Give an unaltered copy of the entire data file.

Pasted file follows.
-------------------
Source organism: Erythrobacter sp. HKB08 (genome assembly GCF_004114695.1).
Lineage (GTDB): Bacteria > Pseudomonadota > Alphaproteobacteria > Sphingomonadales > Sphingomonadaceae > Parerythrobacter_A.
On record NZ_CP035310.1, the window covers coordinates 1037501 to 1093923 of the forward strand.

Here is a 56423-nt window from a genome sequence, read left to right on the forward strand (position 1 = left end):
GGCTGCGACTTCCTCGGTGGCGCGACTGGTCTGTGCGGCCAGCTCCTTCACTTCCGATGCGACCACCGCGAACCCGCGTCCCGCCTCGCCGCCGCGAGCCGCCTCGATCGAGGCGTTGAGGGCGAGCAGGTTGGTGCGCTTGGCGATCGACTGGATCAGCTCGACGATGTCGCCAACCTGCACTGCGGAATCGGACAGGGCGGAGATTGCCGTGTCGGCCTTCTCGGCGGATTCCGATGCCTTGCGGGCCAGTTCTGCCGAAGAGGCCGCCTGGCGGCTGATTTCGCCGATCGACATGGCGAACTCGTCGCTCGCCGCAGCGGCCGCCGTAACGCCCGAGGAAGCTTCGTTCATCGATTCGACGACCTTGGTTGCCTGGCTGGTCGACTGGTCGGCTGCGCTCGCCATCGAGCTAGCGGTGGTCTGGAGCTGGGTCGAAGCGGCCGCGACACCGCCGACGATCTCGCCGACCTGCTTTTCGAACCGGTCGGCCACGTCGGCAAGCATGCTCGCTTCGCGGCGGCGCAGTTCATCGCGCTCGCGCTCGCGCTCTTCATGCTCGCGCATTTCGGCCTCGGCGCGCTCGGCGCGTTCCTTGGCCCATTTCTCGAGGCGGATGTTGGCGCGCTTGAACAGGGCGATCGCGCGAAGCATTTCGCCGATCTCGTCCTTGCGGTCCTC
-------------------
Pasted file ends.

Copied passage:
Source organism: Erythrobacter sp. HKB08 (genome assembly GCF_004114695.1).
Lineage (GTDB): Bacteria > Pseudomonadota > Alphaproteobacteria > Sphingomonadales > Sphingomonadaceae > Parerythrobacter_A.
On record NZ_CP035310.1, the window covers coordinates 1037501 to 1093923 of the forward strand.

Here is a 56423-nt window from a genome sequence, read left to right on the forward strand (position 1 = left end):
GGCTGCGACTTCCTCGGTGGCGCGACTGGTCTGTGCGGCCAGCTCCTTCACTTCCGATGCGACCACCGCGAACCCGCGTCCCGCCTCGCCGCCGCGAGCCGCCTCGATCGAGGCGTTGAGGGCGAGCAGGTTGGTGCGCTTGGCGATCGACTGGATCAGCTCGACGATGTCGCCAACCTGCACTGCGGAATCGGACAGGGCGGAGATTGCCGTGTCGGCCTTCTCGGCGGATTCCGATGCCTTGCGGGCCAGTTCTGCCGAAGAGGCCGCCTGGCGGCTGATTTCGCCGATCGACATGGCGAACTCGTCGCTCGCCGCAGCGGCCGCCGTAACGCCCGAGGAAGCTTCGTTCATCGATTCGACGACCTTGGTTGCCTGGCTGGTCGACTGGTCGGCTGCGCTCGCCATCGAGCTAGCGGTGGTCTGGAGCTGGGTCGAAGCGGCCGCGACACCGCCGACGATCTCGCCGACCTGCTTTTCGAACCGGTCGGCCACGTCGGCAAGCATGCTCGCTTCGCGGCGGCGCAGTTCATCGCGCTCGCGCTCGCGCTCTTCATGCTCGCGCATTTCGGCCTCGGCGCGCTCGGCGCGTTCCTTGGCCCATTTCTCGAGGCGGATGTTGGCGCGCTTGAACAGGGCGATCGCGCGAAGCATTTCGCCGATCTCGTCCTTGCGGTCCTC